There’s no explaining when a weird craving hits, but I’ve been desiring puppy chow (you know, that blend of Chex Mix cereal, chocolate, peanut butter, and powdered sugar) for a few days now. Last night, I took it upon myself to make some. But because I didn’t have any Chex Mix cereal – and wasn’t going out for healthy/safety protocol reasons after a friend I was staying with during Christmas tested positive – I had to improvise. And while using Aldi brand corn flake wasn’t perfect (it ended up kinda clumpy) as a match, it hit the spot. Isn’t that what matters most?
• Kudos to ESPN’s Adam Schefter for using his Twitter platform to really push the GoFundMe for Parker Dickerson after his father Jeff Dickerson, a long-time Bears beat reporter, passed away at age 44. I’m not sure what led him to be a public face of this movement, but it was nice to see and a reminder that the bird app that can be so problematic can be used for good. The list of folks donating that Schefter was sharing was a top tier grouping. Trying to name-check all of them would take me a hot minute. But just know that there is so much we can do for others. Maybe we should continue to do so.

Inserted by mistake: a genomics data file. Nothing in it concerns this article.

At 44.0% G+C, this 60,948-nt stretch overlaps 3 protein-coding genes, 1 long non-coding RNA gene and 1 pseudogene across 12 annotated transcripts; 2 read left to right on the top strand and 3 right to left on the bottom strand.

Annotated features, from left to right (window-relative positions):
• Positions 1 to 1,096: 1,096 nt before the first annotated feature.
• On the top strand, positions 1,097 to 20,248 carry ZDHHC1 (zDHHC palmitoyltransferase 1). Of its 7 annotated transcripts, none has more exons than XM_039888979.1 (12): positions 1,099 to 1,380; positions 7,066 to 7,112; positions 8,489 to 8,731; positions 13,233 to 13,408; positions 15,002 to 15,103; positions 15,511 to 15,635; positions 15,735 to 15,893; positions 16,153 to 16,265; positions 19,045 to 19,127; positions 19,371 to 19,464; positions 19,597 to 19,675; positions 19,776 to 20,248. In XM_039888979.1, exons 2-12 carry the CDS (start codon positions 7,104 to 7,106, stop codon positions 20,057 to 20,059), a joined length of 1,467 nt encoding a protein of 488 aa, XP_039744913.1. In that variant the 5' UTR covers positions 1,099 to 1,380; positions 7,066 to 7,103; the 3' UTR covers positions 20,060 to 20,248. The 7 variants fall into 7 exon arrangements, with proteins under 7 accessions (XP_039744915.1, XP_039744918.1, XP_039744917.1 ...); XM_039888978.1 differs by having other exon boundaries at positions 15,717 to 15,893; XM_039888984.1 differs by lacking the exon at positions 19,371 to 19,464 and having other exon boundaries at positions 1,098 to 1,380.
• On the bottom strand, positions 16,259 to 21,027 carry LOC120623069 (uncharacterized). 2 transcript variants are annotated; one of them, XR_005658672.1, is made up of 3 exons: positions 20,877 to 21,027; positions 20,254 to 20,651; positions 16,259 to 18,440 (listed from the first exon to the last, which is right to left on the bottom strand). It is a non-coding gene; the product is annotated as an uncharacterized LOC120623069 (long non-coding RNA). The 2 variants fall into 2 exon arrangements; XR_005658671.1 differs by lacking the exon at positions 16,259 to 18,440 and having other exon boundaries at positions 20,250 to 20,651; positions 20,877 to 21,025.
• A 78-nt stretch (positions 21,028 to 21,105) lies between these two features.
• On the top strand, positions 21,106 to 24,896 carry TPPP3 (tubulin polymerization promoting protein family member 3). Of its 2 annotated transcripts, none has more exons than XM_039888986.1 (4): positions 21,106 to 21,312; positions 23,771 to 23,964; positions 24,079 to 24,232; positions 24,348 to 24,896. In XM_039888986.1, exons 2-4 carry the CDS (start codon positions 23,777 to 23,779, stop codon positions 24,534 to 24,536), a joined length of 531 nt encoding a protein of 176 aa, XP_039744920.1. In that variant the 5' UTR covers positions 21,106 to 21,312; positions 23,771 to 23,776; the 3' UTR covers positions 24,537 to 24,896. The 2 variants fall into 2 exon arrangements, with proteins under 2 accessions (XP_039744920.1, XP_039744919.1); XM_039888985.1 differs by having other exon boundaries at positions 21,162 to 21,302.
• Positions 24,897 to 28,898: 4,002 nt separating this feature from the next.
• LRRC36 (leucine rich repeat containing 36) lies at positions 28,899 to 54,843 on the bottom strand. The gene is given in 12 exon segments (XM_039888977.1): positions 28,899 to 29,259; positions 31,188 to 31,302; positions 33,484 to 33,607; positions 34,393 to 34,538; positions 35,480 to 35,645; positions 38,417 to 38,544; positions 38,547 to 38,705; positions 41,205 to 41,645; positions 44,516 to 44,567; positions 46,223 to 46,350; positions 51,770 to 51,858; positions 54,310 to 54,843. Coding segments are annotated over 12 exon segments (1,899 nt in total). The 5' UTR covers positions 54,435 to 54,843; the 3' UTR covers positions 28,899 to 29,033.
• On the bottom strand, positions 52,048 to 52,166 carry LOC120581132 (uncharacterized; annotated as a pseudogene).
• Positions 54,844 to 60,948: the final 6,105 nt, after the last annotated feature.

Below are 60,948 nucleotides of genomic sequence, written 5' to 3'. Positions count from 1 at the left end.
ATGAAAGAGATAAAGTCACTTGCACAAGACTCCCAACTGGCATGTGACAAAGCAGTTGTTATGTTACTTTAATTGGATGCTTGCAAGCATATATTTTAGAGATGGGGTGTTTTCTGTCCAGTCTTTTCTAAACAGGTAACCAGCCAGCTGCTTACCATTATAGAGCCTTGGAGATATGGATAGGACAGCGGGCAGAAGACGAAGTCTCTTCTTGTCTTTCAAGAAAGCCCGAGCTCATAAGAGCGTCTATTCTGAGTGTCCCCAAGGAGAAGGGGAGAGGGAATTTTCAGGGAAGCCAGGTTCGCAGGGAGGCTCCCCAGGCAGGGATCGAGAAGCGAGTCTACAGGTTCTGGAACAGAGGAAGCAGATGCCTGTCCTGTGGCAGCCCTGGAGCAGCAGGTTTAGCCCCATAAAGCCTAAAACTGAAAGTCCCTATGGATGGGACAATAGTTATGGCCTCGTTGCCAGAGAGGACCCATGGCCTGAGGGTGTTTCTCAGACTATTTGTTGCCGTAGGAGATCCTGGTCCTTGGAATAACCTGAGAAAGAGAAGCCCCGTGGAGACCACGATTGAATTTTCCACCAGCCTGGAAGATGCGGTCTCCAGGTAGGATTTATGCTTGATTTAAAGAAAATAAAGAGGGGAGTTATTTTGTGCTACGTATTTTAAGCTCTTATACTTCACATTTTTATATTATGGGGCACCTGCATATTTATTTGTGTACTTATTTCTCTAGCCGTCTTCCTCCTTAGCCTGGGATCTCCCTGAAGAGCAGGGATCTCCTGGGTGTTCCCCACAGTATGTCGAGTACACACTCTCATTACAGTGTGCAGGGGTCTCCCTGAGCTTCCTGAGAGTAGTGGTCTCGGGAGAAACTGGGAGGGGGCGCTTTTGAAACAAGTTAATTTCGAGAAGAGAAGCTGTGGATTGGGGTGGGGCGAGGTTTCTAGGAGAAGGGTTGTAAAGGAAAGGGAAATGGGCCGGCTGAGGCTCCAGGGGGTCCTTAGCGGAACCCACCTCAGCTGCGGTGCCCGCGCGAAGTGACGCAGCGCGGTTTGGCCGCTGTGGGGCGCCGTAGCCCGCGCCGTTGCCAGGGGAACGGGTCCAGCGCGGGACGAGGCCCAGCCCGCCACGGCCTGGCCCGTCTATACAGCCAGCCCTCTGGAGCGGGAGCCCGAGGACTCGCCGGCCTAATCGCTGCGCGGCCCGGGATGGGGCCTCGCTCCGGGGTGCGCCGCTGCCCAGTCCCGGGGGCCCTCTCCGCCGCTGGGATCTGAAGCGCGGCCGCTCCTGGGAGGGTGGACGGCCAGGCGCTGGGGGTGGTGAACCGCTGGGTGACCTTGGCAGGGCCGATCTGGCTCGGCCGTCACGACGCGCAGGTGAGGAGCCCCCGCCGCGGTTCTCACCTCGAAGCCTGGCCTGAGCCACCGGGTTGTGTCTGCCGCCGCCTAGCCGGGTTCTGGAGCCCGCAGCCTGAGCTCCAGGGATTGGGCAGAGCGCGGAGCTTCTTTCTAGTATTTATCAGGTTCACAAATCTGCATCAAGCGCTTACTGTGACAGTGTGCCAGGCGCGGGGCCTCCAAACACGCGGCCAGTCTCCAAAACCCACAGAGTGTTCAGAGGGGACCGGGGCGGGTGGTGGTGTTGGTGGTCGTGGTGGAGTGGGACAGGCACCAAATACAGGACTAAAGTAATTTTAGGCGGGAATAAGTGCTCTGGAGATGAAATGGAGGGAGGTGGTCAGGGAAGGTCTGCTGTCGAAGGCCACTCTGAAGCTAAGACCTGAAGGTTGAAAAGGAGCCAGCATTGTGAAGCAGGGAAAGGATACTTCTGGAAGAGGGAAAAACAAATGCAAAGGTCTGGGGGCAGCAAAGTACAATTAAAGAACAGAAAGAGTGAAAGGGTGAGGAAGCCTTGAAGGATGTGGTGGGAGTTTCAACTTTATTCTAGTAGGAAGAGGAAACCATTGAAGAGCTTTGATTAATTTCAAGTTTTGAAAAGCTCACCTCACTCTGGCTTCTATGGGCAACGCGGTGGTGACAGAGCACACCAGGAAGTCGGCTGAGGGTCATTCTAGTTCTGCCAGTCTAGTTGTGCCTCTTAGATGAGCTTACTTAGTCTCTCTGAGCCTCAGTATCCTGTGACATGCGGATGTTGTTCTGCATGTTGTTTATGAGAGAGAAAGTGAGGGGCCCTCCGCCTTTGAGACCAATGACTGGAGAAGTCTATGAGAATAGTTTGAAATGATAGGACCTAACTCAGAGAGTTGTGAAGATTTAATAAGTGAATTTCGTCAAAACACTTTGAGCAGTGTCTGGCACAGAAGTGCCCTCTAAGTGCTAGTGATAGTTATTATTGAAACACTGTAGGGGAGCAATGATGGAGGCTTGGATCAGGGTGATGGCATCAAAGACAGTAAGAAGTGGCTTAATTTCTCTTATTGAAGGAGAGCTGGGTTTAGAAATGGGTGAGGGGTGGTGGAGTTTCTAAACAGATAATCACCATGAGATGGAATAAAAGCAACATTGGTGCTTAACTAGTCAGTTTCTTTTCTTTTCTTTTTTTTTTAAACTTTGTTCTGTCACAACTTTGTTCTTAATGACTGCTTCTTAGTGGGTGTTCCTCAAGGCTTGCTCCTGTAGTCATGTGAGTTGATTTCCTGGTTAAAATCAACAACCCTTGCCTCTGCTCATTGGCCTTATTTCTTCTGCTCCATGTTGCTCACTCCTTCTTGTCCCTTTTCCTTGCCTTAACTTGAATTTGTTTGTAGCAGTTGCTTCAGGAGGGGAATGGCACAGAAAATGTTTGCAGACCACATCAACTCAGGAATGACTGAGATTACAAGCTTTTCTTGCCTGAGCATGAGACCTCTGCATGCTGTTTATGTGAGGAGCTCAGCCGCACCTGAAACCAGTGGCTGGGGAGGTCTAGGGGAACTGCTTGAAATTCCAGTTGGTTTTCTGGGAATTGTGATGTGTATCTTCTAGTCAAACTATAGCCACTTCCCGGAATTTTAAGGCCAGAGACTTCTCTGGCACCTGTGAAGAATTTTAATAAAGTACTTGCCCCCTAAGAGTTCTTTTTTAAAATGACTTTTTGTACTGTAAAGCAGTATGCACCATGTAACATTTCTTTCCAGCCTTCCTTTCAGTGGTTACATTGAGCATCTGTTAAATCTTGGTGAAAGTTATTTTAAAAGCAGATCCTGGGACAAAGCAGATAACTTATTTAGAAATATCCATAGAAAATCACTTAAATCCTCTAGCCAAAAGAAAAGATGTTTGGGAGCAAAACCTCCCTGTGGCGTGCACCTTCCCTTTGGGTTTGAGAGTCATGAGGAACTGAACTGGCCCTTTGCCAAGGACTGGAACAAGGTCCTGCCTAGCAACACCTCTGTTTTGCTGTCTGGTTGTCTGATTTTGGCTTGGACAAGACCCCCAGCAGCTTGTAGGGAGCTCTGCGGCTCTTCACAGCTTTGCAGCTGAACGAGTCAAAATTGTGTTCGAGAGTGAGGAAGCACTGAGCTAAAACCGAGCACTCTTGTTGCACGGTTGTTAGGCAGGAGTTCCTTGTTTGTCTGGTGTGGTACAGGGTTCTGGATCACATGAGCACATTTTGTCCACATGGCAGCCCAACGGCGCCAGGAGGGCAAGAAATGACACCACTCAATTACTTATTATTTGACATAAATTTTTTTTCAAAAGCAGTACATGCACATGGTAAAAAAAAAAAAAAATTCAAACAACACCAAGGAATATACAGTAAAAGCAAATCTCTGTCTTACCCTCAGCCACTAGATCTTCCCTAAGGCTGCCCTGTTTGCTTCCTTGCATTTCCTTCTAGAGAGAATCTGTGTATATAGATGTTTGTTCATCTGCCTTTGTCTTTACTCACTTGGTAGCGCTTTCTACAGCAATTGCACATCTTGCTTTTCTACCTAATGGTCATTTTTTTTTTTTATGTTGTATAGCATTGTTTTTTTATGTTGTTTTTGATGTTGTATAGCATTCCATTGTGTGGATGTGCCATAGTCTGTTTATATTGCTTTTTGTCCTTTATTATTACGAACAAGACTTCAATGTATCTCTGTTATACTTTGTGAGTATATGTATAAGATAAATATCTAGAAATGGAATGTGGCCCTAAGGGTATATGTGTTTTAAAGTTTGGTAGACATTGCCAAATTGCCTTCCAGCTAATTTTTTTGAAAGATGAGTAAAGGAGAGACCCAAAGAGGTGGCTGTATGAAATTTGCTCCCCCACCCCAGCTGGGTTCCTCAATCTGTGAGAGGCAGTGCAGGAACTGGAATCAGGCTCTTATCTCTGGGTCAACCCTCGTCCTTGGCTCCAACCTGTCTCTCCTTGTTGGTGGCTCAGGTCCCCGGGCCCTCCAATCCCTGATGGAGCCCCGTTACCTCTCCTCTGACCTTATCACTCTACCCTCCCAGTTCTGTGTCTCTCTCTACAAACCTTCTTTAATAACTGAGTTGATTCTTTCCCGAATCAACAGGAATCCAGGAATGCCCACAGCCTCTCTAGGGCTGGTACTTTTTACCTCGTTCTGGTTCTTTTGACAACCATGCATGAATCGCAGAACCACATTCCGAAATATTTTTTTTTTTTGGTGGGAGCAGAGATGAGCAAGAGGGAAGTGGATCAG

• Last week, Brad Biggs (Tribune) was speculating we could see some changes at the pass-rushing linebacker spot. Naturally, it would all depend on how the Bears approach this offseason. A re-tooling of things probably means the Bears start 2022 with the same pass-rushing tandem they did in 2022. But a full-blown rebuild could put the team in a spot to deal from a position of strength. Robert Quinn’s value won’t be higher than it is right now. But his contract ($17.137M cap number in ’22) will likely limit what kind of return the team could get in a trade. And even if the team was able to clear $4.425 million in cap space by trading Quinn, they’d still have to replace him. What’s the point of having a QB on a rookie deal if you’re dealing impact players from the roster?
• This isn’t something we should dive into deeply at this point. However, it’s something to keep in mind for future conversations. Especially once a regime change becomes officially official.
• Speaking of power structures, Andrew Dannehy (Da Bears Blog) opines that changes in the Bears organization should be aimed to give the coach more power. This line of thinking brings me back to the Bill Parcells conundrum of being the chef who also wants to buy the groceries. Unfortunately, we’ve seen it fail too often in sports to make me think it can work in Chicago. It takes the right coach, front office structure, and ownership to make something like this work. Otherwise, it’s an awful risk to take at what is a fragile time for the organization. This isn’t to say it can’t work. But hiring the right candidate who can essentially be a direct line from the top of the flow chart to the players isn’t all that easy.
• Seattle’s Al Woods shows off some grown-man strength and dominates this rep vs. James Daniels:
It's no highlight, but watch #99 (Al Woods) pick off James Daniels using JP Holtz' motion — drives him back, stands him up INTO the TE, then calmly makes the play once he "sheds" his blocker.